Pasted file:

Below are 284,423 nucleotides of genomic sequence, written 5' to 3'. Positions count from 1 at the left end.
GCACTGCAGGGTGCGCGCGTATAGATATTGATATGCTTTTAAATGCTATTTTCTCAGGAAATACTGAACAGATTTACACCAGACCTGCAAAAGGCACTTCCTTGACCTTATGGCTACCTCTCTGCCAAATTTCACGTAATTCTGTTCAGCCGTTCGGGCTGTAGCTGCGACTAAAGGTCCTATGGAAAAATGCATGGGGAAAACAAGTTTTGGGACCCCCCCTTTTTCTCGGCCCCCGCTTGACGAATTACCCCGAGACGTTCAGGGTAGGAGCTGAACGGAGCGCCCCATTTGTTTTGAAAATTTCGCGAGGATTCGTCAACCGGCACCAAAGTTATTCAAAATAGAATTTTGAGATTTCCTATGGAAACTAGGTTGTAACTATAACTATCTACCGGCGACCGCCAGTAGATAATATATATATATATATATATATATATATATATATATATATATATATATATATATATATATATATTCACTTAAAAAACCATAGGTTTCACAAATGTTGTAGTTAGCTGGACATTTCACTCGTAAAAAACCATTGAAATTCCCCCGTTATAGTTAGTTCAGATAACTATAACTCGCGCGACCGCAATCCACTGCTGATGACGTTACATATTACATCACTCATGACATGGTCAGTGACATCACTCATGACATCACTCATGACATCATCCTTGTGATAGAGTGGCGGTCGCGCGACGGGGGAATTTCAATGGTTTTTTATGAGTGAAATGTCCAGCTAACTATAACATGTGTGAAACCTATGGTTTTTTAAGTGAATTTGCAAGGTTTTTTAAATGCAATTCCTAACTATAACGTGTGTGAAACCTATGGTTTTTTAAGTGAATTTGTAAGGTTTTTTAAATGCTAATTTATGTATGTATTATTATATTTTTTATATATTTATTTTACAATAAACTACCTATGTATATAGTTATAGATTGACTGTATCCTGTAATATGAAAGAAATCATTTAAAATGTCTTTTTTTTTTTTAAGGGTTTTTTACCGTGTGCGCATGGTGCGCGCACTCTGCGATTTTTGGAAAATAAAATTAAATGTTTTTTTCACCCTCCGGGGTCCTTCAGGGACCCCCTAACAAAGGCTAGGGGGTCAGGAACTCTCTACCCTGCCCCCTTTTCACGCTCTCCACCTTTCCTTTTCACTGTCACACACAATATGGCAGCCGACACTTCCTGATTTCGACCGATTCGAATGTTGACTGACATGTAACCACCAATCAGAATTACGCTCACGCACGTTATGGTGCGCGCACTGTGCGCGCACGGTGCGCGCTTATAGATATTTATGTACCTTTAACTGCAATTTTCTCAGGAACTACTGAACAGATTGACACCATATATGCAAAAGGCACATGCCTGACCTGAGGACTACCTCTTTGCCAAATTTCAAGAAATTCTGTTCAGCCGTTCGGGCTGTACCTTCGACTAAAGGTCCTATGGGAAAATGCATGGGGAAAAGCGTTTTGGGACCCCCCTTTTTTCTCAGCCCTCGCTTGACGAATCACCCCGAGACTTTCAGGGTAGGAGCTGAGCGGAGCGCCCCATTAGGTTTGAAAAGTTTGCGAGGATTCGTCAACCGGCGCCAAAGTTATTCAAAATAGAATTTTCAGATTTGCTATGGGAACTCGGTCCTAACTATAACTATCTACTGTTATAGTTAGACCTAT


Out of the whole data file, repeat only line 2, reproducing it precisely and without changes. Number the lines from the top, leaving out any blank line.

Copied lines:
GCACTGCAGGGTGCGCGCGTATAGATATTGATATGCTTTTAAATGCTATTTTCTCAGGAAATACTGAACAGATTTACACCAGACCTGCAAAAGGCACTTCCTTGACCTTATGGCTACCTCTCTGCCAAATTTCACGTAATTCTGTTCAGCCGTTCGGGCTGTAGCTGCGACTAAAGGTCCTATGGAAAAATGCATGGGGAAAACAAGTTTTGGGACCCCCCCTTTTTCTCGGCCCCCGCTTGACGAATTACCCCGAGACGTTCAGGGTAGGAGCTGAACGGAGCGCCCCATTTGTTTTGAAAATTTCGCGAGGATTCGTCAACCGGCACCAAAGTTATTCAAAATAGAATTTTGAGATTTCCTATGGAAACTAGGTTGTAACTATAACTATCTACCGGCGACCGCCAGTAGATAATATATATATATATATATATATATATATATATATATATATATATATATATATATATATATATATTCACTTAAAAAACCATAGGTTTCACAAATGTTGTAGTTAGCTGGACATTTCACTCGTAAAAAACCATTGAAATTCCCCCGTTATAGTTAGTTCAGATAACTATAACTCGCGCGACCGCAATCCACTGCTGATGACGTTACATATTACATCACTCATGACATGGTCAGTGACATCACTCATGACATCACTCATGACATCATCCTTGTGATAGAGTGGCGGTCGCGCGACGGGGGAATTTCAATGGTTTTTTATGAGTGAAATGTCCAGCTAACTATAACATGTGTGAAACCTATGGTTTTTTAAGTGAATTTGCAAGGTTTTTTAAATGCAATTCCTAACTATAACGTGTGTGAAACCTATGGTTTTTTAAGTGAATTTGTAAGGTTTTTTAAATGCTAATTTATGTATGTATTATTATATTTTTTATATATTTATTTTACAATAAACTACCTATGTATATAGTTATAGATTGACTGTATCCTGTAATATGAAAGAAATCATTTAAAATGTCTTTTTTTTTTTTAAGGGTTTTTTACCGTGTGCGCATGGTGCGCGCACTCTGCGATTTTTGGAAAATAAAATTAAATGTTTTTTTCACCCTCCGGGGTCCTTCAGGGACCCCCTAACAAAGGCTAGGGGGTCAGGAACTCTCTACCCTGCCCCCTTTTCACGCTCTCCACCTTTCCTTTTCACTGTCACACACAATATGGCAGCCGACACTTCCTGATTTCGACCGATTCGAATGTTGACTGACATGTAACCACCAATCAGAATTACGCTCACGCACGTTATGGTGCGCGCACTGTGCGCGCACGGTGCGCGCTTATAGATATTTATGTACCTTTAACTGCAATTTTCTCAGGAACTACTGAACAGATTGACACCATATATGCAAAAGGCACATGCCTGACCTGAGGACTACCTCTTTGCCAAATTTCAAGAAATTCTGTTCAGCCGTTCGGGCTGTACCTTCGACTAAAGGTCCTATGGGAAAATGCATGGGGAAAAGCGTTTTGGGACCCCCCTTTTTTCTCAGCCCTCGCTTGACGAATCACCCCGAGACTTTCAGGGTAGGAGCTGAGCGGAGCGCCCCATTAGGTTTGAAAAGTTTGCGAGGATTCGTCAACCGGCGCCAAAGTTATTCAAAATAGAATTTTCAGATTTGCTATGGGAACTCGGTCCTAACTATAACTATCTACTGTTATAGTTAGACCTAT